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Cambridge, MA -- College students strongly support U.S. led air strikes and the use of ground troops in Afghanistan although support is approximately ten percent lower than the general population, according to a new survey of undergraduates throughout the country conducted by the Institute of Politics (IOP) at Harvard University. The survey also found that trust in government and civic engagement has risen significantly among college students over the last eighteen months.
“This year's survey of undergraduates is critical because the bulk of the soldiers called to serve are young people," said Senator David Pryor, Director of the Institute of Politics. "College students are ready to serve their country, and more than two thirds have already made some contribution toward the September 11 relief efforts. Perhaps one silver lining in this national tragedy is that students are more civically engaged and less cynical toward the federal government than in previous years.”
A Strong Majority of College Students Favor Military Action
79% of college students support U.S. led air strikes, compared to 92% of the general population as reported by an ABC News survey on 10/8-10/9/2001
68% of college students favor the use of ground troops, compared to
80% of the general population as reported by a CNN survey on 10/19-10/21/200171% of male undergraduates would serve if the draft were reinstated and they were selected; 26% would seek other options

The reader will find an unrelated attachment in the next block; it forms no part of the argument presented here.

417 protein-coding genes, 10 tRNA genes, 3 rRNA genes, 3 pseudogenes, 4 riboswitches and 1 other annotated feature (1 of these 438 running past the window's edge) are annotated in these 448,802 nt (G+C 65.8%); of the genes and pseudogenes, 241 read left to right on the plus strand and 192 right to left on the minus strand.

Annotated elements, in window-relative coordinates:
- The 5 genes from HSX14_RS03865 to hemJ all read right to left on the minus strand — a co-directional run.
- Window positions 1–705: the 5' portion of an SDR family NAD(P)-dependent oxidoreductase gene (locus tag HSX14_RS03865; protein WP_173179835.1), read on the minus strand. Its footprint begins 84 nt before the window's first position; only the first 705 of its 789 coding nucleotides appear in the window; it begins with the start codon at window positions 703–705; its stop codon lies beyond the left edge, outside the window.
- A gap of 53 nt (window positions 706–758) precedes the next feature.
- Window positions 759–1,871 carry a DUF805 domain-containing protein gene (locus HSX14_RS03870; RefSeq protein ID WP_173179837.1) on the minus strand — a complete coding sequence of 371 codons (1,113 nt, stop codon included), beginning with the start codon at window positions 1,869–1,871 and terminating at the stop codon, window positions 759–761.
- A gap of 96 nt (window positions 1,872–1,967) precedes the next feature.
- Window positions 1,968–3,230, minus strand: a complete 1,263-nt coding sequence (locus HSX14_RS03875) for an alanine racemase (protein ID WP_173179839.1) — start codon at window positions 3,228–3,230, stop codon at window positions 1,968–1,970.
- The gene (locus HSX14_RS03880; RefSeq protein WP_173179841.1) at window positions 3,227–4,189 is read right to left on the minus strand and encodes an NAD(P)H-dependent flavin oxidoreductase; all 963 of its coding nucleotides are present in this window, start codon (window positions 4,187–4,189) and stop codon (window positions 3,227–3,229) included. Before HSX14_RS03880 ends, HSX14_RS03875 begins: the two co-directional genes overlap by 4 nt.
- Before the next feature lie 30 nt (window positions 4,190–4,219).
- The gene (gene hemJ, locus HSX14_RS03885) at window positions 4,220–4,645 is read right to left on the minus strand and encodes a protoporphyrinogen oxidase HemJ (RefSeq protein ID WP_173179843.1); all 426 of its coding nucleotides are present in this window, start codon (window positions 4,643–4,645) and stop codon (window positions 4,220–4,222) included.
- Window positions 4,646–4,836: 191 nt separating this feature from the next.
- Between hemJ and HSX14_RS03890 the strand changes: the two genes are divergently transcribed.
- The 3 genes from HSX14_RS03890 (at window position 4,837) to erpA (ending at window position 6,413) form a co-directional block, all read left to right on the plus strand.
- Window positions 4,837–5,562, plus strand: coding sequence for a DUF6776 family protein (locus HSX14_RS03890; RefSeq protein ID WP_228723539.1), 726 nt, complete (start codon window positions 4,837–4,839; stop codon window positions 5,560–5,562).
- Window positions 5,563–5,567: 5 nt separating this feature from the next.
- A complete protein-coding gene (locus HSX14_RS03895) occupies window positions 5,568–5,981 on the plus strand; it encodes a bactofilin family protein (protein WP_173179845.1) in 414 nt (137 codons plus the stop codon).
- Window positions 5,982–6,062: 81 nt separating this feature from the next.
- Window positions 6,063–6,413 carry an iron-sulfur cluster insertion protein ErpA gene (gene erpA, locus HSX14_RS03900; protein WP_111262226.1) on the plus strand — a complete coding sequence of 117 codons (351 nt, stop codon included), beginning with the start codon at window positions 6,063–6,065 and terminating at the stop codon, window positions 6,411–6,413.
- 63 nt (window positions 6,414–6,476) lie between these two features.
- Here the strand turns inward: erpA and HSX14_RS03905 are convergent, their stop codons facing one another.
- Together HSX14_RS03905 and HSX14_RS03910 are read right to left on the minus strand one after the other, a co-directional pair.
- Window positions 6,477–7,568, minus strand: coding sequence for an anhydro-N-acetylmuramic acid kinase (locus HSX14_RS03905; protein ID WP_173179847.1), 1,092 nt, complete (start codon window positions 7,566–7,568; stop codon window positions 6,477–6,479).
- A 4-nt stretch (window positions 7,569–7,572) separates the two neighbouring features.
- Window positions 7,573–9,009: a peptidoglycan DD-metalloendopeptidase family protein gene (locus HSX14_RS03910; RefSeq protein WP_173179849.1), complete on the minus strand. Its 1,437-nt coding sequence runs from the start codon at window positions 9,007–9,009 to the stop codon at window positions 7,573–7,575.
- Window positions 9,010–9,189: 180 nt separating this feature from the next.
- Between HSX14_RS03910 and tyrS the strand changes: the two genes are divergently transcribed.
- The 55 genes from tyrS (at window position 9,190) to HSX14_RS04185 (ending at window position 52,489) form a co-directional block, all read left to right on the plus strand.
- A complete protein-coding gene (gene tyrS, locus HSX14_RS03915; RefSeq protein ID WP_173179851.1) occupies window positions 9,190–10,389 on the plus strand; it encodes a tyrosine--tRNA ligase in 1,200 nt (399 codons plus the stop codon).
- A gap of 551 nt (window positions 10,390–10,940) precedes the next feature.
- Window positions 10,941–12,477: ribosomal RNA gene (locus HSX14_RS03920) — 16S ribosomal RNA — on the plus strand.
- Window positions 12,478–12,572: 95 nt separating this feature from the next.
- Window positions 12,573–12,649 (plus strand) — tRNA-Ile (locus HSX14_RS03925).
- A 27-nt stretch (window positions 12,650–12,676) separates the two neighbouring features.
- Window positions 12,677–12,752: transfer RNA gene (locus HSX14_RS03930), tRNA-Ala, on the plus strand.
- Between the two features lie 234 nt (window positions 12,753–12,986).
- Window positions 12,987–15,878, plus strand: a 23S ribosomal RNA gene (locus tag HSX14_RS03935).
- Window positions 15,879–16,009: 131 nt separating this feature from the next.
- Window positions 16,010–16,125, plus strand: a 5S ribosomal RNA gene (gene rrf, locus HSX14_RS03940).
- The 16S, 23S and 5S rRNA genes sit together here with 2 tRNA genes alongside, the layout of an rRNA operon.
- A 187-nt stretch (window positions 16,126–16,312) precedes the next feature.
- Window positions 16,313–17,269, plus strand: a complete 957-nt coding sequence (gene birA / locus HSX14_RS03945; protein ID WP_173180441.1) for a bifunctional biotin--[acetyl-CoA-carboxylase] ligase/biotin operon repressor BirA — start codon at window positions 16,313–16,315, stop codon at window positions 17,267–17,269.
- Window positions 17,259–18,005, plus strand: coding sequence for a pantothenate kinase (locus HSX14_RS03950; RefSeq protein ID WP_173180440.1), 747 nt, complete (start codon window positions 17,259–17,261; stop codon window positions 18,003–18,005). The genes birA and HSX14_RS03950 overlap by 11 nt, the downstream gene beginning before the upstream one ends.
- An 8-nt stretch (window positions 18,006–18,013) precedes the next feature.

Trust in the Federal Government and Civic Engagement has Increased
60% of undergraduates trust the federal government to do the right thing all or most of the time, compared to 36% in 2000
75% of undergraduates trust the military to do the right thing, 69% trust the President, 62% trust Congress
71% of students have donated blood, given money, or volunteered in relief efforts stemming from the September 11 terrorist attack.
77% of students now say politics is relevant to their lives as opposed to 68% last year
69% have volunteered for community service, up from 60% in 2000
68% of students named terrorism as the issue that concerned them the most; terrorism was not named as an issue in the 2000 survey
The IOP survey of 1,200 undergraduates across the country was conducted between October 17-25, 2001 and carries a margin of error of +/-2.8% at the 95% confidence level.
This poll is part of an annual study of college students' attitudes toward public service and government. It is unique because it is created and analyzed by a group Harvard college undergraduates, led by Erin Ashwell ‘02 and Trevor Dryer ‘02, with the assistance of John DellaVolpe, President of Boston-based opinion research firm SWR/DellaVolpe.
The Institute of Politics was established in 1966 with an endowment from the John F. Kennedy Library Corporation to inspire undergraduate students to enter careers in politics and public service, and to promote greater understanding and cooperation between the academic community and the political world.